Genomics of Natural Populations: How Differentially Expressed Genes Shape the Evolution of Chromosomal Inversions in Drosophila pseudoobscura.
ABSTRACT: Chromosomal rearrangements can shape the structure of genetic variation in the genome directly through alteration of genes at breakpoints or indirectly by holding combinations of genetic variants together due to reduced recombination. The third chromosome of Drosophila pseudoobscura is a model system to test hypotheses about how rearrangements are established in populations because its third chromosome is polymorphic for >30 gene arrangements that were generated by a series of overlapping inversion mutations. Circumstantial evidence has suggested that these gene arrangements are selected. Despite the expected homogenizing effects of extensive gene flow, the frequencies of arrangements form gradients or clines in nature, which have been stable since the system was first described >80 years ago. Furthermore, multiple arrangements exist at appreciable frequencies across several ecological niches providing the opportunity for heterokaryotypes to form. In this study, we tested whether genes are differentially expressed among chromosome arrangements in first instar larvae, adult females and males. In addition, we asked whether transcriptional patterns in heterokaryotypes are dominant, semidominant, overdominant, or underdominant. We find evidence for a significant abundance of differentially expressed genes across the inverted regions of the third chromosome, including an enrichment of genes involved in sensory perception for males. We find the majority of loci show additivity in heterokaryotypes. Our results suggest that multiple genes have expression differences among arrangements that were either captured by the original inversion mutation or accumulated after it reached polymorphic frequencies, providing a potential source of genetic variation for selection to act upon. These data suggest that the inversions are favored because of their indirect effect of recombination suppression that has held different combinations of differentially expressed genes together in the various gene arrangement backgrounds.
Project description:In the malaria mosquito Anopheles gambiae polymorphic chromosomal inversions may play an important role in adaptation to environmental variation. Recently, we used microarray-based divergence mapping combined with targeted resequencing to map nucleotide differentiation between alternative arrangements of the 2La inversion. Here, we applied the same technique to four different polymorphic inversions on the 2R chromosome of An. gambiae. Surprisingly, divergence was much lower between alternative arrangements for all 2R inversions when compared to the 2La inversion. For one of the rearrangements, 2Ru, we successfully mapped a very small region (approximately 100 kb) of elevated divergence. For the other three rearrangements, we did not identify any regions of significantly high divergence, despite ample independent evidence from natural populations of geographic clines and seasonal cycling, and stable heterotic polymorphisms in laboratory populations. If these inversions are the targets of selection as hypothesized, we suggest that divergence between rearrangements may have escaped detection due to retained ancestral polymorphism in the case of the youngest 2R rearrangements and to extensive gene flux in the older 2R inversion systems that segregate in both An. gambiae and its sibling species An. arabiensis.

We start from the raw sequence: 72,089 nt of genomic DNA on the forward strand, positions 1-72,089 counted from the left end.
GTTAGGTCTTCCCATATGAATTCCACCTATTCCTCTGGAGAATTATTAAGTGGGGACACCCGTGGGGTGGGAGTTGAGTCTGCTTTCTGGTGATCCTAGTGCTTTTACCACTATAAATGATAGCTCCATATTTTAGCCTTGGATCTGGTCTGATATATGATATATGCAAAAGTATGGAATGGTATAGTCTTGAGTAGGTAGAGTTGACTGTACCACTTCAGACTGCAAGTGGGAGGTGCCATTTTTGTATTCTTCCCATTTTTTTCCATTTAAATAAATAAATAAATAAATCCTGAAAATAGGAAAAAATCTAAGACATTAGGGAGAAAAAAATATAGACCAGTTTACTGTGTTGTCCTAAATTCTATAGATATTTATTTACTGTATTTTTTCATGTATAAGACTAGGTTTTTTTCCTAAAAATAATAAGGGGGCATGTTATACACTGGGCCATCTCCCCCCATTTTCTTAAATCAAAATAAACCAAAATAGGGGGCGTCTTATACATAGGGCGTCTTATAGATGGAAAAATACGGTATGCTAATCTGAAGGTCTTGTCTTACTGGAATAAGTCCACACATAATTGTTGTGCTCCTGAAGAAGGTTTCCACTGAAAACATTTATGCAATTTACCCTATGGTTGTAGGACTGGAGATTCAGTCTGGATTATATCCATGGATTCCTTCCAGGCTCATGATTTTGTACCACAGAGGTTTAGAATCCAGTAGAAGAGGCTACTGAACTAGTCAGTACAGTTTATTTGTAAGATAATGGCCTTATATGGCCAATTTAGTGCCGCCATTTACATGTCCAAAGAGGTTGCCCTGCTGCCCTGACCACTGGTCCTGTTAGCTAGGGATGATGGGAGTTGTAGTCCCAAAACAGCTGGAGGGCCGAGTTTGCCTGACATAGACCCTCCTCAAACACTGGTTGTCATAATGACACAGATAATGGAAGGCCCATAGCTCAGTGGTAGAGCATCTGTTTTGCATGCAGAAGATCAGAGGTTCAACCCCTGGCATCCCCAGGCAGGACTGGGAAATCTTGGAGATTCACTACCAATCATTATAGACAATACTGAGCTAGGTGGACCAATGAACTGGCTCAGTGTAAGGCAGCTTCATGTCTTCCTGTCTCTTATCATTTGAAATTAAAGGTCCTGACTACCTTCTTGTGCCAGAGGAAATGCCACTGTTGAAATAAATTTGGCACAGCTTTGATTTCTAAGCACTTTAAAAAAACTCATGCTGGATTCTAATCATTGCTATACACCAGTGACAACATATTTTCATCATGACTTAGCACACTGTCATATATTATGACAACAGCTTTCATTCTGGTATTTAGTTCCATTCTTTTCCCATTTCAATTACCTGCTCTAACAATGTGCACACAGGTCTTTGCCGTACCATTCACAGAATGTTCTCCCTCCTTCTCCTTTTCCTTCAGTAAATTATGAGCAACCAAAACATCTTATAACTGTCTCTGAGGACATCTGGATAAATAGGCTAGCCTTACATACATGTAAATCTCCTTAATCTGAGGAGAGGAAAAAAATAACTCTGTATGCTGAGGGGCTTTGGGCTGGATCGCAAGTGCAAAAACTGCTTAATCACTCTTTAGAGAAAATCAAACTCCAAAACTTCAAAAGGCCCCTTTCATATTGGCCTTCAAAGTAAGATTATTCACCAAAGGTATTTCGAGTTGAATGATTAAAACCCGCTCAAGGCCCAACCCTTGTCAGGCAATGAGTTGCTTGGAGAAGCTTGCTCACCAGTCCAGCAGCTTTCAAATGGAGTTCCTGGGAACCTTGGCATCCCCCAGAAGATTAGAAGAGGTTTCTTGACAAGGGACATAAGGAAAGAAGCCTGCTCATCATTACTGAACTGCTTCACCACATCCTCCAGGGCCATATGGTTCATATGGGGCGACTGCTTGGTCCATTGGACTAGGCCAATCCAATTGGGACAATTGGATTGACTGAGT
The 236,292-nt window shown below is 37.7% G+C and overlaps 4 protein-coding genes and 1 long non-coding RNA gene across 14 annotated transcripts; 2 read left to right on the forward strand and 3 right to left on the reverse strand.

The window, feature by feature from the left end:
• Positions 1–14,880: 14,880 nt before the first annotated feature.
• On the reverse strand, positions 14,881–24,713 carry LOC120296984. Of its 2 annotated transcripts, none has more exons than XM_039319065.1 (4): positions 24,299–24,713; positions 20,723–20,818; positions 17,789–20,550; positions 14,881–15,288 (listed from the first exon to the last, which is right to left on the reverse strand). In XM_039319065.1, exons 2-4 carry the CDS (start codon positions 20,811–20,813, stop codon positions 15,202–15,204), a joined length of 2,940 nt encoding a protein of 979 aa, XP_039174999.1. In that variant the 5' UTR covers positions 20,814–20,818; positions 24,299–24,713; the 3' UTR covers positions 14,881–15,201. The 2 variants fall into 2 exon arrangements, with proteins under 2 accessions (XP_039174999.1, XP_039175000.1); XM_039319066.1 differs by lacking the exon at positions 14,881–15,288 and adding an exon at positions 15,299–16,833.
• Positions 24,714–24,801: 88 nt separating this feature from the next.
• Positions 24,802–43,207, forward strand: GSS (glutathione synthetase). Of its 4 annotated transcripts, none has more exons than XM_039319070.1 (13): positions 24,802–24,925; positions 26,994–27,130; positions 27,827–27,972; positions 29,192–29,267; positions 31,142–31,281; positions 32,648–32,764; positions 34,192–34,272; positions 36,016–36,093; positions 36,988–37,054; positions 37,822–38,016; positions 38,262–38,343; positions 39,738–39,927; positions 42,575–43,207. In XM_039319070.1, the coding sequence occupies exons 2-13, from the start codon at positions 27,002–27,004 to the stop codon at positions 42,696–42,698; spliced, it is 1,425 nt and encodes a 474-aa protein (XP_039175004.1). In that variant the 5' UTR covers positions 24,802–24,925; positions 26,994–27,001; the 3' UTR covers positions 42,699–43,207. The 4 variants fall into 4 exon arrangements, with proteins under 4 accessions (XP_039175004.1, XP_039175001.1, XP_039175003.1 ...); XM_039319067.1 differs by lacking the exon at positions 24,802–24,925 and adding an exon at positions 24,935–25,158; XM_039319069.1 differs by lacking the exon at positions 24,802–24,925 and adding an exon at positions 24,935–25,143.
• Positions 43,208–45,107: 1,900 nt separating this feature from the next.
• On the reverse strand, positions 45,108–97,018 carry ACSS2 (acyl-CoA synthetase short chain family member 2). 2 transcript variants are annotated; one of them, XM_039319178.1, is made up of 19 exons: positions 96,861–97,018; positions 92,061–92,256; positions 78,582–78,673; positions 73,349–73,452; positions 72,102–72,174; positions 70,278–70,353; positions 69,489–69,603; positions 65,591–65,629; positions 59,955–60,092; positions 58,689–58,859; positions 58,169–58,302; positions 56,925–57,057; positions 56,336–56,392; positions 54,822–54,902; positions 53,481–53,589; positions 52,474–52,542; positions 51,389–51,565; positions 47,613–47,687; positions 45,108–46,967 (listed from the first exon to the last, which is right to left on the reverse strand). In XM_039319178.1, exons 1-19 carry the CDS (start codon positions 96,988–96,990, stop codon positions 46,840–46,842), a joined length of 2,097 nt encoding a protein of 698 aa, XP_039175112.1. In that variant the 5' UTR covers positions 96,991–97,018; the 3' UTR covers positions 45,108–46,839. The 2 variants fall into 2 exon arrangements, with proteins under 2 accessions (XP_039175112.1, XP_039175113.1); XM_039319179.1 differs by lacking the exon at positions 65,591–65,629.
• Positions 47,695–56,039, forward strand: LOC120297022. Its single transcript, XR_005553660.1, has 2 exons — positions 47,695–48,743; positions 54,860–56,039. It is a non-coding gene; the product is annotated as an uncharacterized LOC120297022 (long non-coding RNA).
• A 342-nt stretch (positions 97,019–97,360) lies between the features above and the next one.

Project description:Drosophila pseudoobscura harbors a rich polymorphism for paracentric inversions on the third chromosome, and the clines in the inversion frequencies across the southwestern United States indicate that strong natural selection operates on them. Isogenic inversion strains were made from isofemale lines collected from four localities, and eight molecular markers were mapped on the third chromosome. Nucleotide diversity was measured for these loci and formed the basis of an evolutionary genomic analysis. The loci were differentiated among inversions. The inversions did not show significant differences among populations, however, likely the result of extensive gene flow among populations. Some loci had significant reductions in nucleotide diversity within inversions compared with interspecies divergence, suggesting that these loci are near inversion breakpoints or are near targets of directional selection. Linkage disequilibrium (LD) levels tended to decrease with distance between loci, indicating that some genetic exchange occurs among gene arrangements despite the presence of inversions. In some cases, however, adjacent genes had low levels of interlocus LD and loosely linked genes had high levels of interlocus LD, suggesting strong epistatic selection. Our results support the hypothesis that the inversions of D. pseudoobscura have emerged as suppressors of recombination to maintain positive epistatic relationships among loci within gene arrangements that developed as the species adapted to a heterogeneous environment.